ICTs & Innovation: The view from a top PCT filer
By Ken Hu, Rotating CEO and Deputy Chairman of Huawei
At the beginning of the last century, Austrian economist Joseph Alois Schumpeter pointed out that, "the function of the entrepreneur is innovation", a view that is still widely held by many today. At Huawei, we firmly believe that we have the responsibility and capability to contribute to economic growth and social progress through continued innovation.
At present, openness and cooperation are two crucial characteristics that drive innovation. Enterprises need to obtain intellectual capacity globally, achieving success through cooperation with global value chain players. Open innovation is dependent upon an institutional environment that nurtures, protects, and spurs innovation continuously. The elements of such an environment include:
First, markets that encourage open and fair trade practices and promote competition. These are the true engines of innovation that will drive industrial and social development.
Two fundamental factors have contributed to the rapid economic development witnessed in the past 200 years: First is the advancement of technologies that significantly boosted productivity; second is the establishment of free trade that facilitated global resource reallocation and industry restructuring, maximizing the utilization of scientific and technological innovations. China's exponential economic growth in the past three decades is also attributable to these two factors. Huawei, in particular, is acutely aware of the importance of openness (open market and free trade practices continuing to be the main drivers of global economic growth) as we operate in the information and communications technology (ICT) industry. When looking at the history of communications technology, an open system always attracts more industry support and achieves greater success than a closed one. Consider, for example, the success of the Global System for Mobile Communications (GSM) of the past and today's Long-Term Evolution (LTE) networks. A closed approach tends to lead to limited success and often eventual withdrawal from the market.
Second, an effective system to protect intellectual property rights (IPRs) must be in place before true innovation can surface.
To protect IPRs is to safeguard innovation. Scientific and technological innovation requires significant investment in terms of time, funds, and intellectual capacity. Successful innovators should own the IPRs of the results of their innovative work and benefit from the associated rewards. Companies and individuals can be motivated to pursue innovative activity and invest more in this field if their results are protected appropriately. More than three hundred years have passed since the world's first IPR protection system was created. Though a latecomer, China has made remarkable progress in developing its IPR protection systems over the past three decades. This is a major reason why more and more innovative companies are emerging in China.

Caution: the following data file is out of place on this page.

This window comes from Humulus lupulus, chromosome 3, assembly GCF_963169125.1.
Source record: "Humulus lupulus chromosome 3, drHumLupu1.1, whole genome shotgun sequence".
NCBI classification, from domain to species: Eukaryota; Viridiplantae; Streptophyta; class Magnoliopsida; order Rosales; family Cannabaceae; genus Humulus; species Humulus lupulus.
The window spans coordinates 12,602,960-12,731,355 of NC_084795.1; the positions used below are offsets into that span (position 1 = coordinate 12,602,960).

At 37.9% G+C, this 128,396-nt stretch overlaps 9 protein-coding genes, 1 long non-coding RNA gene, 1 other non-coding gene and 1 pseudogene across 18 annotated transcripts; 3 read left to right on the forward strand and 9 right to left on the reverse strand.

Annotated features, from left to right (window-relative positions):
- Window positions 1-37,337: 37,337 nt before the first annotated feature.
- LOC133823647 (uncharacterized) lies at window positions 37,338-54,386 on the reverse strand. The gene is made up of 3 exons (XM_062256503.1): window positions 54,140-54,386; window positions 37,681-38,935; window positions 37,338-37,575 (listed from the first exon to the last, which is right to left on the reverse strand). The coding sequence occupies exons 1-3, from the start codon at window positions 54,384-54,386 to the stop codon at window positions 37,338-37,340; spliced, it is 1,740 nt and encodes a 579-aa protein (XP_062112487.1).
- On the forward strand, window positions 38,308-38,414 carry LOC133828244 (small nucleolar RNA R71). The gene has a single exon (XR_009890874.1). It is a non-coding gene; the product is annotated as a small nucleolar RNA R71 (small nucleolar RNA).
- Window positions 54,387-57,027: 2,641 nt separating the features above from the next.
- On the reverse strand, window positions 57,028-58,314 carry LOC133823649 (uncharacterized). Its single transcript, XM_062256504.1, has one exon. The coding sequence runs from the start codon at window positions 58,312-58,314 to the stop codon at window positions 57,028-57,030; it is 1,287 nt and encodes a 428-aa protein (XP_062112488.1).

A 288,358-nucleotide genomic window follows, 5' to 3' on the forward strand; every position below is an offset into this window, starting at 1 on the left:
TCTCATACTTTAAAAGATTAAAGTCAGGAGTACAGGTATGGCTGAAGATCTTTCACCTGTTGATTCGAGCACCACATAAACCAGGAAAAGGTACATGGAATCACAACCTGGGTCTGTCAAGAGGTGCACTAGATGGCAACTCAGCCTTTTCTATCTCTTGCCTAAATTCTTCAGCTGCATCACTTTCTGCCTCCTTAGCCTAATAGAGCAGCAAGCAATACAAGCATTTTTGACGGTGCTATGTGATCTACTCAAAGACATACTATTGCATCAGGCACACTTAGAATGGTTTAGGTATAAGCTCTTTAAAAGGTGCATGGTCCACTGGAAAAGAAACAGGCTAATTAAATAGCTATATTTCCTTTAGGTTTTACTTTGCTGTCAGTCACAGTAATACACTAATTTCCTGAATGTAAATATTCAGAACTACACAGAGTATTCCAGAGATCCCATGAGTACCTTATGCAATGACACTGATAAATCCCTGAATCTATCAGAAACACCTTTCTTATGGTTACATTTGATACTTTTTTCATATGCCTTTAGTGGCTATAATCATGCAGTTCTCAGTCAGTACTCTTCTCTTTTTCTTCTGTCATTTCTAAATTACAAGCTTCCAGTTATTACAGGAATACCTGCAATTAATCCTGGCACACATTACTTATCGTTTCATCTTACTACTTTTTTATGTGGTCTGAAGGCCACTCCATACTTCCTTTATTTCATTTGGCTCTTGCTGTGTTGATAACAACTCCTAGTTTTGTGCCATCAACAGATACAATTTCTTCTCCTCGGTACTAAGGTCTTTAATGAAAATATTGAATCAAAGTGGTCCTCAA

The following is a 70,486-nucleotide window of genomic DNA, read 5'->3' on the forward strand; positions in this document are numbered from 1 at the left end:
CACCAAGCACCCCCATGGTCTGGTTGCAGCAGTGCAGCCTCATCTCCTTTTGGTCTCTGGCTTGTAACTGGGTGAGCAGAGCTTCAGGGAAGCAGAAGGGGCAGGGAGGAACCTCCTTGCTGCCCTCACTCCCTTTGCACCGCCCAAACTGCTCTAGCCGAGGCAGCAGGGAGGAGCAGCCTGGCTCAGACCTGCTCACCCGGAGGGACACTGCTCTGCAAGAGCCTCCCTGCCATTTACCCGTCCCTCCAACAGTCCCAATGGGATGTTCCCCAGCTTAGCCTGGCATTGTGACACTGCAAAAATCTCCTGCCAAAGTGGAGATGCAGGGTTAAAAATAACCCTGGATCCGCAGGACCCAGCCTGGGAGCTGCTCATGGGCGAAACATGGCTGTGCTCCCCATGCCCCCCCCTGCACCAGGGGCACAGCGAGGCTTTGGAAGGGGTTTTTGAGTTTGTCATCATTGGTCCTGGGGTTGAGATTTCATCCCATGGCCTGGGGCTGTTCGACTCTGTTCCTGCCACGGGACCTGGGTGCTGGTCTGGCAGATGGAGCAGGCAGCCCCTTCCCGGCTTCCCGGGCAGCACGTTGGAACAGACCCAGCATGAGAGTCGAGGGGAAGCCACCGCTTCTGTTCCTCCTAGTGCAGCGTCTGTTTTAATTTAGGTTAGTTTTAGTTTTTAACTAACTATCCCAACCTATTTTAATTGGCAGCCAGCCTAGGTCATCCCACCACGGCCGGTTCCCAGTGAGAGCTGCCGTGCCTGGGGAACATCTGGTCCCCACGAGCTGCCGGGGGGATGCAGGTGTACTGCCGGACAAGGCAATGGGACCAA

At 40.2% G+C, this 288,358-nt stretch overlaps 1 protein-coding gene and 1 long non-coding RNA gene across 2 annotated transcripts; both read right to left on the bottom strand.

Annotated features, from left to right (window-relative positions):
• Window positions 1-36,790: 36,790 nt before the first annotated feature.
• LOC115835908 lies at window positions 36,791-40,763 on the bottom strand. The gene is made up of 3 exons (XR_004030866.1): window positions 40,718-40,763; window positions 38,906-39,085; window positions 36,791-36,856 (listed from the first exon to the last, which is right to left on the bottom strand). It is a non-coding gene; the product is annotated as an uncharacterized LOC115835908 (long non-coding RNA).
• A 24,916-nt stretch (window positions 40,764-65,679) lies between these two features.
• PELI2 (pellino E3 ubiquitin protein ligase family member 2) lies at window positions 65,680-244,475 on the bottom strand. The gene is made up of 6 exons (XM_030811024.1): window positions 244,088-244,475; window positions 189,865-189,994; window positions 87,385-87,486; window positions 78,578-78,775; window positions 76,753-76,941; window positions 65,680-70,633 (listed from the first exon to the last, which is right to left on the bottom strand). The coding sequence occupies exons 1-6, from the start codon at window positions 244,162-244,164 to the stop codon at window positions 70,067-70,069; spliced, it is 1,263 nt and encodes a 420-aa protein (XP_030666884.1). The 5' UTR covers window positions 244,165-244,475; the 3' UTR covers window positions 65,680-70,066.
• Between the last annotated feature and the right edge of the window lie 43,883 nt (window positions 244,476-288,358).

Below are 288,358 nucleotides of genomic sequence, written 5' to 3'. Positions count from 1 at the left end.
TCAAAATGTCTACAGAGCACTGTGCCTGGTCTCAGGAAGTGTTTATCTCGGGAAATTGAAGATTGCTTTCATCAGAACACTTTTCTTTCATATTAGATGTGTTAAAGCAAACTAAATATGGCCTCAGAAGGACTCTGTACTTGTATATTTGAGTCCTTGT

Third, innovations rely on long-term investments in infrastructure.
Investment in education provides the intellectual resources for innovative research. Construction of infrastructure, particularly ICT infrastructure, offers hardware that supports platforms for innovation.
About the GIIThe Global Innovation Index (GII) 2013, in its 6th year, is co-published by Cornell University, INSEAD and WIPO with the support of knowledge partners Booz & Company, the Confederation of Indian Industry, du, and Huawei Technologies. GII 2013 benchmarks the innovation performance of 142 countries accounting for around 95 percent of the global population and almost 99 percent of global GDP. Using 84 indicators including the quality of top universities, availability of microfinance, and venture capital deals, it gauges innovation capabilities and measurable outputs.
Huawei’s commitment to innovation
Huawei's growth can be attributed to our willingness to compete in global markets, and more importantly, to our customer-centric innovation strategies. Meeting customer needs is the starting point of our innovative efforts and reflects the value of our innovations. We place innovation at the core of our operating strategy. By capitalizing on optimal innovation mechanisms, Huawei continuously develops future-oriented technological advantages and capacity to better meet customer needs at faster speeds and lower costs. Our approach focuses on 5 main areas:
Huawei’s headquarters in Shenzen, Guandong Province, China. Huawei’s significant
investment in R&D – it invests 10 percent of annual revenue in R&D every year – has